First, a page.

Day 22 – Things to do before I die – Theme post day

This week’s theme post brief in the December 2012 Marathon Blogging event was – Let us lay our hearts open, and talk about our “Bucket List”, 10 things you want to do before you kick the bucket. It may be a plain and simple bucket list, or a contextual subset, 10 adventures you want to try, 10 foods you want to try, 10 holiday locations you dont want to miss, and the list goes on! Run your imaginations wild and entertain us all 🙂 10 is just a number, it will be easy for people to read and interact, else sky is the limit.

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I had made a sticky note for myself about things I wanted to do in the next 5, 10, 15 years here. This was almost a year and half ago.

I am listing the ones not yet completed on that list along with some new ones.

NOTE – This is a work-in-progress list.

– Travel within India – Leh, Jaipur (to get a bandhini saree), Agra (to see Taj Mahal – yes clichéd, but still), Gujarat, backwaters in Kerala (boat house anyone?).

– Travel internationally – Bora Bora Islands (this one is going to be a no-kid-with-the-spouse-only holiday), Italy (for an authentic pizza), London (this time a longer trip), Antarctica, Dubai (to buy gold, yeah right!), be a volunteer at the Olympic games.

– Read books, loads of ‘em and collect all those books for my collection at home. Here is why I love to read?

– Write a children’s book – this one is inspired by my son.

– Take a cruise to Alaska.

– Take N to Disney world. Just once! Before he outgrows love for all those characters.

– Do something that I REALLY LOVE and have natural passion for (money and time not being constraints) – something that makes use of my spatial skills (my friend A says I am good at these), my love for books, decor and photography.

– Watch plays at Ranga Shankara (as long as I’m in Bangalore) and else where too. Addendum to this one – See a broadway show -front row, center 🙂

– Learn to cook amazingly, fabulously, awesome-ly, stupendous-ly and some other -lys. I am such a foodie and love to try new things, eat visually appealing food but I want to be able to make those dishes or at least half of them. Some day!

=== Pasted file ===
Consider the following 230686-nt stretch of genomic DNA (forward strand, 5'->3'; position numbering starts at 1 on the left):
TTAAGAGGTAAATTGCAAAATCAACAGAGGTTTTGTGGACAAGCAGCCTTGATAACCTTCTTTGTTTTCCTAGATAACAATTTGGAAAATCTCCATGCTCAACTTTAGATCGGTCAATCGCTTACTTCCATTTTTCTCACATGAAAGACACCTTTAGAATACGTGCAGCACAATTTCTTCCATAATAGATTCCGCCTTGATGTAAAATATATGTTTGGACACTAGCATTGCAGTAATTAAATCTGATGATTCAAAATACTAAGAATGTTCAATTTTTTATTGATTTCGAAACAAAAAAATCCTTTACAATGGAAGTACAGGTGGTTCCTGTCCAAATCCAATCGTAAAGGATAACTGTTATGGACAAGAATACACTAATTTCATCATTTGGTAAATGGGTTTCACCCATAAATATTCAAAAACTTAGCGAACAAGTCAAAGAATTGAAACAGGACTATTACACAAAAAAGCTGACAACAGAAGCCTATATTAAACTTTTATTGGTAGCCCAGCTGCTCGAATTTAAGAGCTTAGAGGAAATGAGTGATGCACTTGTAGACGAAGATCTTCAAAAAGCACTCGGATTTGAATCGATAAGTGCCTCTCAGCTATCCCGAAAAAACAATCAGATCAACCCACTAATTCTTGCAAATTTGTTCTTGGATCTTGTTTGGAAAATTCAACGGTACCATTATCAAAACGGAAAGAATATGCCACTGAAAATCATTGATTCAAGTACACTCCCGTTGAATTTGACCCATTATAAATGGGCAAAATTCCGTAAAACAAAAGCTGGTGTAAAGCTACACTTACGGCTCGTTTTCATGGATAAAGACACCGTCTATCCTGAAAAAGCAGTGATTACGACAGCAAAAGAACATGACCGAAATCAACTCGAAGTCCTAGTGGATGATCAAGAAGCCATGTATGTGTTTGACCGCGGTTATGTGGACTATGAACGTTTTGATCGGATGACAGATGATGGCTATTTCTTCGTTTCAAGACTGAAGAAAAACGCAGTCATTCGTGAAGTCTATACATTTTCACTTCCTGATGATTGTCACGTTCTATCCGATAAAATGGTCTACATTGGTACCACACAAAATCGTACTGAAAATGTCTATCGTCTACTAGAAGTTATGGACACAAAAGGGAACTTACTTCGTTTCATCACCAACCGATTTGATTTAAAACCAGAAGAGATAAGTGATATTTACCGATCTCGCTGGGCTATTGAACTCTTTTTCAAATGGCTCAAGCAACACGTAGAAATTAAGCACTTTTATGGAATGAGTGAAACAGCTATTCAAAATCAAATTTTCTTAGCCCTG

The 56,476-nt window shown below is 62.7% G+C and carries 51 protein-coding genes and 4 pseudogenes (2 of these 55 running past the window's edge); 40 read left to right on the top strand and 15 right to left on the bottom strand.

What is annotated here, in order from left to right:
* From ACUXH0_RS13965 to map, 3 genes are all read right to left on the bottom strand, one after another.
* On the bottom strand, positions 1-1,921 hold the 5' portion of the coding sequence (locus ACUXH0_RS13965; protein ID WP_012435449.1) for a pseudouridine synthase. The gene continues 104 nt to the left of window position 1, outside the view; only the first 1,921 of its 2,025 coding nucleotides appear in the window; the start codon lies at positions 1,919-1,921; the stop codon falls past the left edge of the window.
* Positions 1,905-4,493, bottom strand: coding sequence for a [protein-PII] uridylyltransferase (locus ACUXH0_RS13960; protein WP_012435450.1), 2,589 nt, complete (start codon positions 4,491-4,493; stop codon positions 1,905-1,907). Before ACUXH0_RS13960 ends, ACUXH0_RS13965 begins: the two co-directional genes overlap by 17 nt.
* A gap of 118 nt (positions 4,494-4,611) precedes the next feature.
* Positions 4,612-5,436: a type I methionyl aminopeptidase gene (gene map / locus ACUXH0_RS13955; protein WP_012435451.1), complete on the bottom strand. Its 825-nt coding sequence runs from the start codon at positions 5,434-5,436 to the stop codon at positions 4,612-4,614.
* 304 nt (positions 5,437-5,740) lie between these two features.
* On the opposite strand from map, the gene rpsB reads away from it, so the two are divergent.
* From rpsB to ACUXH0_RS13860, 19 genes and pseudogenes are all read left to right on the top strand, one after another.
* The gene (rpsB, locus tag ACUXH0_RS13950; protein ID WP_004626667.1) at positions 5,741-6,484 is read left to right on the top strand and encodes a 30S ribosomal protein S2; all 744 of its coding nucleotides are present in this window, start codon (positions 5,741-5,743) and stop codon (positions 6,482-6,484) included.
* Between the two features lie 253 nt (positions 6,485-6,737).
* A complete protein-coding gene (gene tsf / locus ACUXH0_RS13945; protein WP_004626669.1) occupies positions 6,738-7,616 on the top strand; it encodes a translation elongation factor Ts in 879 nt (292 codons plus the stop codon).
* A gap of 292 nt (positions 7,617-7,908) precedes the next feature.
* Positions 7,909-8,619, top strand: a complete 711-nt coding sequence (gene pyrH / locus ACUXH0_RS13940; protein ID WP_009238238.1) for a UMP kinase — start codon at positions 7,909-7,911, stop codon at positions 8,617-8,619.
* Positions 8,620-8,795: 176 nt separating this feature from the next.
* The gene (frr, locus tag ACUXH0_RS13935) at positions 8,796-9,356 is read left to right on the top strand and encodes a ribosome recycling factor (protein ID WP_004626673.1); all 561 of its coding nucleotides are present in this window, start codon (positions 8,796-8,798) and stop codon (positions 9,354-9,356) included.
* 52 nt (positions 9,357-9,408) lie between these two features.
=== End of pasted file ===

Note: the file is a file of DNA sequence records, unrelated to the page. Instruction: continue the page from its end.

– And the one dream that I have been harboring since a long time – Live in Manhattan, on the island, even a studio apartment will do or a loft overlooking Central Park (I know I know I am not that rich but it doesn’t cost anything to dream, does it?), walk to work amongst the teeming crowds, watch theatre on Broadway, take the subway, have a picnic in Central Park! – This has been partly fulfilled! I am living in Wellington downtown. The apartment is one of those modern, white, ceiling-to-floor glass windows wala thingies. I walk around to everywhere possible. I use the public transport when needed. The city has a waterfront that I really like and often walk down to. But I am still going to keep this one on the list for sentimental purposes.

What is in your bucket list? 

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Books I want to read

My latest list!

The Slap by Christos Tsiolkas – watching the TV series based on the book.

the happiest toddler on the block by harvey karp

battle hymn of the tiger mother by amy chua – done!

open by andre agassi – borrowed it from the library today. will get to it soon.

Betsy Brown Braun, author of Just Tell Me What to Say: Sensible Tips and Scripts for Perplexed Parents

How to talk so kids will listen and listen so kids will talk – Adele Faber and Elaine Mazlish – Done

Raising Happiness:10 simple steps for more joyful kids and happier parents – Christine Carter

Raising an emotionally intelligent child – John Gottman

The Happiness Project – Gretchen Rubin

Short fat chick to marathon runner – Kerre Woodham

100 shades of white – Preethi Nair – borrowed from the Librarian’s recommendations at my local library – Done

 

Books we have been reading

N and I have been visiting the Wellington library pretty often – once or sometimes twice a week.

He goes to school 3 days a week. On his off days – Monday and Friday we go off on our expeditions! We visit the library or the indoor play area Capital E (which also has books, sponsored by Gecko Press) or Te Papa Tongarewa, Museum of New Zealand, which is super kid friendly and has a lot of educational/fun/interesting stuff on display in addition to the museum-y kind of stuff. Sometimes we just hang around at home and step out for a walk or to play in one of the many near-by parks or just for a mommy and son lunch 🙂